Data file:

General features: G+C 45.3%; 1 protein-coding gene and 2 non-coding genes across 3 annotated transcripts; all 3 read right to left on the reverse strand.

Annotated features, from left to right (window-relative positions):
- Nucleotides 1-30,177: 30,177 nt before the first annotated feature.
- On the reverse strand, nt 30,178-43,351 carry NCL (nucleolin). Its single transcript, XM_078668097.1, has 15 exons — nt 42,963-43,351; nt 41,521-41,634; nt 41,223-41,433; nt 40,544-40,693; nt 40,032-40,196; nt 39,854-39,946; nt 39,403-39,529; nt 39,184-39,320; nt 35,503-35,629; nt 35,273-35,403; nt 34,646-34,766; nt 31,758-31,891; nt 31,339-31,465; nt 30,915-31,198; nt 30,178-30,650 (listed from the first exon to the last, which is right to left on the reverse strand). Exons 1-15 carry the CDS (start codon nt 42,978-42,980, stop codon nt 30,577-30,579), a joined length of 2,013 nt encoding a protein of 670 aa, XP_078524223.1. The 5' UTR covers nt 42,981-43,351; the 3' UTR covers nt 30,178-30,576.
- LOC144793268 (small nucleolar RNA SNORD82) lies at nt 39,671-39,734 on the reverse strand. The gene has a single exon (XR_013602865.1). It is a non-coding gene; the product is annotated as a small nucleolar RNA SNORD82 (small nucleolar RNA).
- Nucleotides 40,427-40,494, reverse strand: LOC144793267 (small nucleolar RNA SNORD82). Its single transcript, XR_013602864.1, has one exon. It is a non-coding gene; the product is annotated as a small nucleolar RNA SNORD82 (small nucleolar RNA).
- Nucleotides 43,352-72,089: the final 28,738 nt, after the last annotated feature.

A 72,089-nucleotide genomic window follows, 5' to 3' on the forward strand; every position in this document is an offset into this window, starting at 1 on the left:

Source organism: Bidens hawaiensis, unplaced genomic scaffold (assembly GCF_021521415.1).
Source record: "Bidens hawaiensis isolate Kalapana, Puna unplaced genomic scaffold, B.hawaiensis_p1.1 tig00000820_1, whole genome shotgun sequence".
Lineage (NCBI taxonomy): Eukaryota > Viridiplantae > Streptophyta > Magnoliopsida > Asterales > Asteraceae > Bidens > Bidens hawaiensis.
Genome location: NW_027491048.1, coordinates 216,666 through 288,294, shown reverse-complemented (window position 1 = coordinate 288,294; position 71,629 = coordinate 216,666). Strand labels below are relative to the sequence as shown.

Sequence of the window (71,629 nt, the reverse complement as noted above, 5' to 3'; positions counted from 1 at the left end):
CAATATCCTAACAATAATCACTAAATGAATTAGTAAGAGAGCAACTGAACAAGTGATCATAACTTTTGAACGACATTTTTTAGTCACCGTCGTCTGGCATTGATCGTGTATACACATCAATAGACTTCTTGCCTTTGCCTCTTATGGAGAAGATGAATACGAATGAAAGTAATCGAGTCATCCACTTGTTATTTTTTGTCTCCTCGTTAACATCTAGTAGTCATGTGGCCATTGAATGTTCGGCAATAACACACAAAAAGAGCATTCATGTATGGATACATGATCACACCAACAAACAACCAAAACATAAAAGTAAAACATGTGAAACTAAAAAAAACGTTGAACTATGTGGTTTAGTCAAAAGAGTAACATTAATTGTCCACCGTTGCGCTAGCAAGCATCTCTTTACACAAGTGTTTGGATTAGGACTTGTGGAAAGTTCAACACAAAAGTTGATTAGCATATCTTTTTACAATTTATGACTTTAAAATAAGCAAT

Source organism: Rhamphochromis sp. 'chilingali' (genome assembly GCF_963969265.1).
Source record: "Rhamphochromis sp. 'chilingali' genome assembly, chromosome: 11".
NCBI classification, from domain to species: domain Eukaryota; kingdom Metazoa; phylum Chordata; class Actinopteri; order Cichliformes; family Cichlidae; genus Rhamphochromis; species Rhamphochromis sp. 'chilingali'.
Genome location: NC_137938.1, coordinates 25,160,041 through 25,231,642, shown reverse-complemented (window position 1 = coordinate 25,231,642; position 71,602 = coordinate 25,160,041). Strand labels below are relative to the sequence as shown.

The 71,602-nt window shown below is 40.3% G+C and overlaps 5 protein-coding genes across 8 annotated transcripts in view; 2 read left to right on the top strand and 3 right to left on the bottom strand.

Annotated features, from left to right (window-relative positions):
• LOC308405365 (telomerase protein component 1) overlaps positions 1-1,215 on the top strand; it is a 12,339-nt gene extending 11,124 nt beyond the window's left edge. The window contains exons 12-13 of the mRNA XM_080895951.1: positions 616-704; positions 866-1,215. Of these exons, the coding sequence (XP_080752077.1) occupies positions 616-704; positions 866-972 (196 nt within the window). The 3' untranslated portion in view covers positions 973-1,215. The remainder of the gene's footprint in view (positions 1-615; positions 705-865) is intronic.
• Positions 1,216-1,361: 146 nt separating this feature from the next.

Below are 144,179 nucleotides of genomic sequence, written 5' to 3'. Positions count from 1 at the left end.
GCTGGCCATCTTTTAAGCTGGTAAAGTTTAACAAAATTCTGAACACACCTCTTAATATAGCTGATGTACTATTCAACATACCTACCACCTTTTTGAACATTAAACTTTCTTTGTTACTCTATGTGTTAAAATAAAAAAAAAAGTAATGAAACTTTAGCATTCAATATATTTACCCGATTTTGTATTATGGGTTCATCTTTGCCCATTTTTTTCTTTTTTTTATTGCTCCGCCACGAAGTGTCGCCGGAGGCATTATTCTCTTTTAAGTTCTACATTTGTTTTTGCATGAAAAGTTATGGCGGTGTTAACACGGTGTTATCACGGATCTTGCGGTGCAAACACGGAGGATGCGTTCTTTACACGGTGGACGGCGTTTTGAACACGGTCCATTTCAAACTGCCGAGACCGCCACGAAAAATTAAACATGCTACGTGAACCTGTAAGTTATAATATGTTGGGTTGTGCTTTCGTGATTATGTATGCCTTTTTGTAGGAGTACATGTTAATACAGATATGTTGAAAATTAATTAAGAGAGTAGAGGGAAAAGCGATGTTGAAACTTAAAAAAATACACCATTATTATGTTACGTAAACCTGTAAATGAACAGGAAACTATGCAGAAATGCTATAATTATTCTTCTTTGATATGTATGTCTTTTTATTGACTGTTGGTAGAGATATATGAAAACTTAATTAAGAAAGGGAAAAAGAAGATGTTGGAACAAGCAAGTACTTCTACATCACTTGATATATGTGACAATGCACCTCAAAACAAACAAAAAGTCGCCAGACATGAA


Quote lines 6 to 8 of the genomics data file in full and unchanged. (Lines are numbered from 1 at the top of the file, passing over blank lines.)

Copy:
- Nucleotides 40,427-40,494, reverse strand: LOC144793267 (small nucleolar RNA SNORD82). Its single transcript, XR_013602864.1, has one exon. It is a non-coding gene; the product is annotated as a small nucleolar RNA SNORD82 (small nucleolar RNA).
- Nucleotides 43,352-72,089: the final 28,738 nt, after the last annotated feature.

A 72,089-nucleotide genomic window follows, 5' to 3' on the forward strand; every position in this document is an offset into this window, starting at 1 on the left: